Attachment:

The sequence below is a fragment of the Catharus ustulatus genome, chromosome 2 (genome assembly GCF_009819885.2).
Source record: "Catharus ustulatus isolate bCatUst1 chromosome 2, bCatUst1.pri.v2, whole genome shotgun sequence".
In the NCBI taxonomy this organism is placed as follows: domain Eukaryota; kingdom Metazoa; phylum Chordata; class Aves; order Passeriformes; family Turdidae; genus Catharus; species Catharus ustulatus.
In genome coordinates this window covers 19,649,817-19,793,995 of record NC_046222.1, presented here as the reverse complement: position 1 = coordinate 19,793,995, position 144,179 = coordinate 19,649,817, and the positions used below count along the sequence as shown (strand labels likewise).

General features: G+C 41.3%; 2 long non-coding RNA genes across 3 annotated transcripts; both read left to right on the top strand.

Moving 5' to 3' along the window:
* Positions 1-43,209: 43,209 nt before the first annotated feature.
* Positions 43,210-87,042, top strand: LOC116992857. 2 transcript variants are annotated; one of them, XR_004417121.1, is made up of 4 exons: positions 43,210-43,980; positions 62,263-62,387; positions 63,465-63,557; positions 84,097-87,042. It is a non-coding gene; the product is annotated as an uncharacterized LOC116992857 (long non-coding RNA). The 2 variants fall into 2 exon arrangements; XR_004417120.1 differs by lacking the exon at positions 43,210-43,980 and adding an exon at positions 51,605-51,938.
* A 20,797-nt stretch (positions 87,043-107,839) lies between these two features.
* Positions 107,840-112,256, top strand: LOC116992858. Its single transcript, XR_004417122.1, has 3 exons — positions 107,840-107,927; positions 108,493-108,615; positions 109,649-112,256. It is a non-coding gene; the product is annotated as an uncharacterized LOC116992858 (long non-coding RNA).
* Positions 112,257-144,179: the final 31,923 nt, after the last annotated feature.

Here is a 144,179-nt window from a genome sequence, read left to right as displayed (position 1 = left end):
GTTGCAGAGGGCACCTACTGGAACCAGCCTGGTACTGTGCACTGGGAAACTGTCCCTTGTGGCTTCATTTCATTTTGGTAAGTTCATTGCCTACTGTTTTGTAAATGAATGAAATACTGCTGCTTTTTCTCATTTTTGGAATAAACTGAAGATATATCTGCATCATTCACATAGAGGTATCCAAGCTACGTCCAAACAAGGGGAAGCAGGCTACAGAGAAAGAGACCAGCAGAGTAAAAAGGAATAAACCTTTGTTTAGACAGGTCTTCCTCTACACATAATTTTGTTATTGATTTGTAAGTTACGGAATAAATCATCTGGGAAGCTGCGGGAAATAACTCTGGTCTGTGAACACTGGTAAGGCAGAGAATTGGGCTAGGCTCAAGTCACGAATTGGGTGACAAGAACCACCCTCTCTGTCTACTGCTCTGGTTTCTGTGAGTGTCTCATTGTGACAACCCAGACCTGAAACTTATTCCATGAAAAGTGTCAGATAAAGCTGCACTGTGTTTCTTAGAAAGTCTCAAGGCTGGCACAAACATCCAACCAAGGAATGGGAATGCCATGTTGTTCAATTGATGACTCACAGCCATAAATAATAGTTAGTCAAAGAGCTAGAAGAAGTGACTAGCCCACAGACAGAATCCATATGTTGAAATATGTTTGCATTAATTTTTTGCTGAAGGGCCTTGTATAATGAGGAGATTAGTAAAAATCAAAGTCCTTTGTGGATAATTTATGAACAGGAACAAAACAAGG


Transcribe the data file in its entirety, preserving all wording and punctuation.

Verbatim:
The sequence below is a fragment of the Catharus ustulatus genome, chromosome 2 (genome assembly GCF_009819885.2).
Source record: "Catharus ustulatus isolate bCatUst1 chromosome 2, bCatUst1.pri.v2, whole genome shotgun sequence".
In the NCBI taxonomy this organism is placed as follows: domain Eukaryota; kingdom Metazoa; phylum Chordata; class Aves; order Passeriformes; family Turdidae; genus Catharus; species Catharus ustulatus.
In genome coordinates this window covers 19,649,817-19,793,995 of record NC_046222.1, presented here as the reverse complement: position 1 = coordinate 19,793,995, position 144,179 = coordinate 19,649,817, and the positions used below count along the sequence as shown (strand labels likewise).

General features: G+C 41.3%; 2 long non-coding RNA genes across 3 annotated transcripts; both read left to right on the top strand.

Moving 5' to 3' along the window:
* Positions 1-43,209: 43,209 nt before the first annotated feature.
* Positions 43,210-87,042, top strand: LOC116992857. 2 transcript variants are annotated; one of them, XR_004417121.1, is made up of 4 exons: positions 43,210-43,980; positions 62,263-62,387; positions 63,465-63,557; positions 84,097-87,042. It is a non-coding gene; the product is annotated as an uncharacterized LOC116992857 (long non-coding RNA). The 2 variants fall into 2 exon arrangements; XR_004417120.1 differs by lacking the exon at positions 43,210-43,980 and adding an exon at positions 51,605-51,938.
* A 20,797-nt stretch (positions 87,043-107,839) lies between these two features.
* Positions 107,840-112,256, top strand: LOC116992858. Its single transcript, XR_004417122.1, has 3 exons — positions 107,840-107,927; positions 108,493-108,615; positions 109,649-112,256. It is a non-coding gene; the product is annotated as an uncharacterized LOC116992858 (long non-coding RNA).
* Positions 112,257-144,179: the final 31,923 nt, after the last annotated feature.

Here is a 144,179-nt window from a genome sequence, read left to right as displayed (position 1 = left end):
GTTGCAGAGGGCACCTACTGGAACCAGCCTGGTACTGTGCACTGGGAAACTGTCCCTTGTGGCTTCATTTCATTTTGGTAAGTTCATTGCCTACTGTTTTGTAAATGAATGAAATACTGCTGCTTTTTCTCATTTTTGGAATAAACTGAAGATATATCTGCATCATTCACATAGAGGTATCCAAGCTACGTCCAAACAAGGGGAAGCAGGCTACAGAGAAAGAGACCAGCAGAGTAAAAAGGAATAAACCTTTGTTTAGACAGGTCTTCCTCTACACATAATTTTGTTATTGATTTGTAAGTTACGGAATAAATCATCTGGGAAGCTGCGGGAAATAACTCTGGTCTGTGAACACTGGTAAGGCAGAGAATTGGGCTAGGCTCAAGTCACGAATTGGGTGACAAGAACCACCCTCTCTGTCTACTGCTCTGGTTTCTGTGAGTGTCTCATTGTGACAACCCAGACCTGAAACTTATTCCATGAAAAGTGTCAGATAAAGCTGCACTGTGTTTCTTAGAAAGTCTCAAGGCTGGCACAAACATCCAACCAAGGAATGGGAATGCCATGTTGTTCAATTGATGACTCACAGCCATAAATAATAGTTAGTCAAAGAGCTAGAAGAAGTGACTAGCCCACAGACAGAATCCATATGTTGAAATATGTTTGCATTAATTTTTTGCTGAAGGGCCTTGTATAATGAGGAGATTAGTAAAAATCAAAGTCCTTTGTGGATAATTTATGAACAGGAACAAAACAAGG